Home > political-economy > Betrayal and the cowardice of the Left…

Betrayal and the cowardice of the Left…

We take our text for this post from John Powers’ post Capitalism and Four Antagonisms:

American author Gore Vidal in a book, Matters of Fact and of Fiction: Essays 1973–1976, wrote:

There is only one party in the United States, the Property Party…and it has two right wings: Republican and Democrat. Republicans are a bit stupider, more rigid, more doctrinaire in their laissez-faire capitalism than the Democrats, who are cuter, prettier, a bit more corrupt—until recently… and more willing than the Republicans to make small adjustments when the poor, the black, the anti-imperialists get out of hand. But, essentially, there is no difference between the two parties.

The observation, “there is no difference between the two parties” is kind of a sore spot for many, for one thing there was the role Ralph Nader’s presidential campaign played in the 2000 election. There are many other reasons that a difference seems to make a difference even while admitting the kernel of truth that there is only one party, “the property party” or “the money party.”

I have a sense that the left is frozen with fear of its own conclusion that there is only one party. I sense an absolute cowardice among the Left — a willingness to overlook their own empirically arrived at truth. In the United States, to be a leftist is to be a coward, complete with nervous ticks, sweaty palms, and stuttering denials. It is a secret shame.

You have to wonder at the clamor over the Messiah’s most recent betrayal. Just what did the Left expect of a polished corporate flunky? Confiscation of private property? Nationalization of the banks? The installation of a party commissar in every corporate boardroom?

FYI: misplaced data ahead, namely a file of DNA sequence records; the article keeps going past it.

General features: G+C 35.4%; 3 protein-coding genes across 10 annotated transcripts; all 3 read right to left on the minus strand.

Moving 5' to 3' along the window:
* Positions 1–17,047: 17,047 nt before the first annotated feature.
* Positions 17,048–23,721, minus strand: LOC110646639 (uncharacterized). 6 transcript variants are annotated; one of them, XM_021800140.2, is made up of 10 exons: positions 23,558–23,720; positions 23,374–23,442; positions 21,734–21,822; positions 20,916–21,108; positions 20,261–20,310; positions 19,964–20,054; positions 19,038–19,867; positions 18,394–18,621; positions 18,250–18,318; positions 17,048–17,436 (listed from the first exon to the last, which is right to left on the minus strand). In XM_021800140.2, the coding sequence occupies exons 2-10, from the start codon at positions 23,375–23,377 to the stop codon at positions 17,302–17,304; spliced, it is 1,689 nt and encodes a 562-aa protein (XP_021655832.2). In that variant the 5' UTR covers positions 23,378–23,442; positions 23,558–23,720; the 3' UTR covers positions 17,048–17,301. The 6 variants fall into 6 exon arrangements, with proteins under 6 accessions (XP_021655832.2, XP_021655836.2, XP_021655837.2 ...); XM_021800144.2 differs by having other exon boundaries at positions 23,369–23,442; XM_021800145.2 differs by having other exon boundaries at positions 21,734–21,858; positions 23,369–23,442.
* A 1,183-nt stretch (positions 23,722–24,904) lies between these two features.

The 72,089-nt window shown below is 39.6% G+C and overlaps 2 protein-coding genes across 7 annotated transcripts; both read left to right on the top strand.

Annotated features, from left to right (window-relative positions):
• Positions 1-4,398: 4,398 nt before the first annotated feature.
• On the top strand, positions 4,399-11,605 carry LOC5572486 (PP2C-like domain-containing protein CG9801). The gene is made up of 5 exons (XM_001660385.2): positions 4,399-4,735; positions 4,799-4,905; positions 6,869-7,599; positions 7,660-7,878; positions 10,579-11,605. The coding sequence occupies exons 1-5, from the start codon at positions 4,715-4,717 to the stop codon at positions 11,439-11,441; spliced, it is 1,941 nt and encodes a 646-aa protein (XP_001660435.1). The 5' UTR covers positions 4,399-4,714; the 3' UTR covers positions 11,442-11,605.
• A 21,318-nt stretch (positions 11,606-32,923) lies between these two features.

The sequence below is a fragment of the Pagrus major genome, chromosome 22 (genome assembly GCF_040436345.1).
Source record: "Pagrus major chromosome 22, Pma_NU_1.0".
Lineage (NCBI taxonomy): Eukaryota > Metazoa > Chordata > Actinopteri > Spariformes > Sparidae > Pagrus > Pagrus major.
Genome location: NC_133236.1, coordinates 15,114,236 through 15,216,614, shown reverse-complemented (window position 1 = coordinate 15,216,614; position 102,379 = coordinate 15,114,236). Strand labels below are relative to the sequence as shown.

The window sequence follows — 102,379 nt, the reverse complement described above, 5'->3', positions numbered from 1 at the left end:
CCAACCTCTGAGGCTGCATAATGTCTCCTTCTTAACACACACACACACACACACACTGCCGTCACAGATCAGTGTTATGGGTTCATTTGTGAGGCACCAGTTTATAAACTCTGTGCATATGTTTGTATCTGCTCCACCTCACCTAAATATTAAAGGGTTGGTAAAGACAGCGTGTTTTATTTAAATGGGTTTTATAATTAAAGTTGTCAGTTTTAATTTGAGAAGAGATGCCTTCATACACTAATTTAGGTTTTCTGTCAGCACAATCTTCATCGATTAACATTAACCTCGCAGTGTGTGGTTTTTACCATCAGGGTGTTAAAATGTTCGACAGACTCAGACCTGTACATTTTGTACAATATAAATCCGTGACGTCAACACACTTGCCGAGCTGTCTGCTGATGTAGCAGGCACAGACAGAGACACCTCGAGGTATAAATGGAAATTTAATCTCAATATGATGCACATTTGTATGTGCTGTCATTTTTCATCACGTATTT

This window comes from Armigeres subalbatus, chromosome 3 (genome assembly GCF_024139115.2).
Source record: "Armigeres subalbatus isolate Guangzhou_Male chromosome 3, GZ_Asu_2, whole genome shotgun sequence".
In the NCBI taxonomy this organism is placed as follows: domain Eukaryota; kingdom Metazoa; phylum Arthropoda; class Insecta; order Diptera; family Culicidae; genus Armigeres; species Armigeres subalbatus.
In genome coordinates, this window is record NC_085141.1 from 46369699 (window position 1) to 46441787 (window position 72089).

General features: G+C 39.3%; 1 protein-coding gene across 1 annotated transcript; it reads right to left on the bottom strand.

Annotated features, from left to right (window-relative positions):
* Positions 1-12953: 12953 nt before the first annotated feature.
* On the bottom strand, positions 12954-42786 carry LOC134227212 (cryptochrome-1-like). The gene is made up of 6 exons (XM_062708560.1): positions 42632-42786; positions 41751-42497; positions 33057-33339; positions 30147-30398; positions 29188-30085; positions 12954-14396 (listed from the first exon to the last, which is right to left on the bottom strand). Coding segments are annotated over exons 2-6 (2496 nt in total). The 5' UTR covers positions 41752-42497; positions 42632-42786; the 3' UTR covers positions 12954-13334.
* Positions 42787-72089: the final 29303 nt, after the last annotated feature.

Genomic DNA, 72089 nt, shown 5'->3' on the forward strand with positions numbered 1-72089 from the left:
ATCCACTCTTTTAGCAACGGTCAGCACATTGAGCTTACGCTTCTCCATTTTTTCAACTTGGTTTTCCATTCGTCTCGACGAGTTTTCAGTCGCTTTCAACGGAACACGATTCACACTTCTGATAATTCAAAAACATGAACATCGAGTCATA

And, to what end? Would a political commissar in BP’s boardroom — eating with them every day, joining them at the holiday party, exchanging photos of kids and grand kids — have prevented the Gulf disaster? Human beings are sociable. Put a commissar in BP’s boardroom and in six months he will be regularly using the corporate “We” in every other sentence. Our inner borg makes it impossible for us to reject friendship and identity with those we see and work with every day.

The Left needed this betrayal, longed for it, pined for it. The American Left is self-betrayal as mode of existence. The most cynical and self-serving of betrayals is to oneself. It is a betrayal that, of necessity, requires the Other. If the Messiah did not exist, the Left would become its own Other. And, that is the point about Barack: before he was the polished corporate flunky, he was that kid on his grandfather’s shoulder’s at the beach. He became the Other because Otherness (self-betrayal) is the mode of activity of the Left and the Other a mere product of that activity — like a uPod for the hive-minded.

Categories: political-economy
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